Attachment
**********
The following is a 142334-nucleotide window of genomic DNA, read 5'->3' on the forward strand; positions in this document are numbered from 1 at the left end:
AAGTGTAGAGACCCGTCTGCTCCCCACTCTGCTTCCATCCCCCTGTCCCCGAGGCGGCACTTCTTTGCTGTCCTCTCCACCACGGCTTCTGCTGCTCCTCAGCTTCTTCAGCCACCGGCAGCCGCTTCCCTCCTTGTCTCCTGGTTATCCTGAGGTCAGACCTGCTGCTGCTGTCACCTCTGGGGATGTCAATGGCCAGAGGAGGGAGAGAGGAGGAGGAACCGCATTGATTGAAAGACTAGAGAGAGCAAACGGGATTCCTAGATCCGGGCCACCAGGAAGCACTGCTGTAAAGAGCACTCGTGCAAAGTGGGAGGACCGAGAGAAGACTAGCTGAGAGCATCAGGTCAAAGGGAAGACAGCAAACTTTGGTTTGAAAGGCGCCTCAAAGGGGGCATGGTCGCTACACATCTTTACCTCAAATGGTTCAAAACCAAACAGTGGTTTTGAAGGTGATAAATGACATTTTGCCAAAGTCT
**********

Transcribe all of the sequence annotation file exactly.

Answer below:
The following is a 142334-nucleotide window of genomic DNA, read 5'->3' on the forward strand; positions in this document are numbered from 1 at the left end:
AAGTGTAGAGACCCGTCTGCTCCCCACTCTGCTTCCATCCCCCTGTCCCCGAGGCGGCACTTCTTTGCTGTCCTCTCCACCACGGCTTCTGCTGCTCCTCAGCTTCTTCAGCCACCGGCAGCCGCTTCCCTCCTTGTCTCCTGGTTATCCTGAGGTCAGACCTGCTGCTGCTGTCACCTCTGGGGATGTCAATGGCCAGAGGAGGGAGAGAGGAGGAGGAACCGCATTGATTGAAAGACTAGAGAGAGCAAACGGGATTCCTAGATCCGGGCCACCAGGAAGCACTGCTGTAAAGAGCACTCGTGCAAAGTGGGAGGACCGAGAGAAGACTAGCTGAGAGCATCAGGTCAAAGGGAAGACAGCAAACTTTGGTTTGAAAGGCGCCTCAAAGGGGGCATGGTCGCTACACATCTTTACCTCAAATGGTTCAAAACCAAACAGTGGTTTTGAAGGTGATAAATGACATTTTGCCAAAGTCT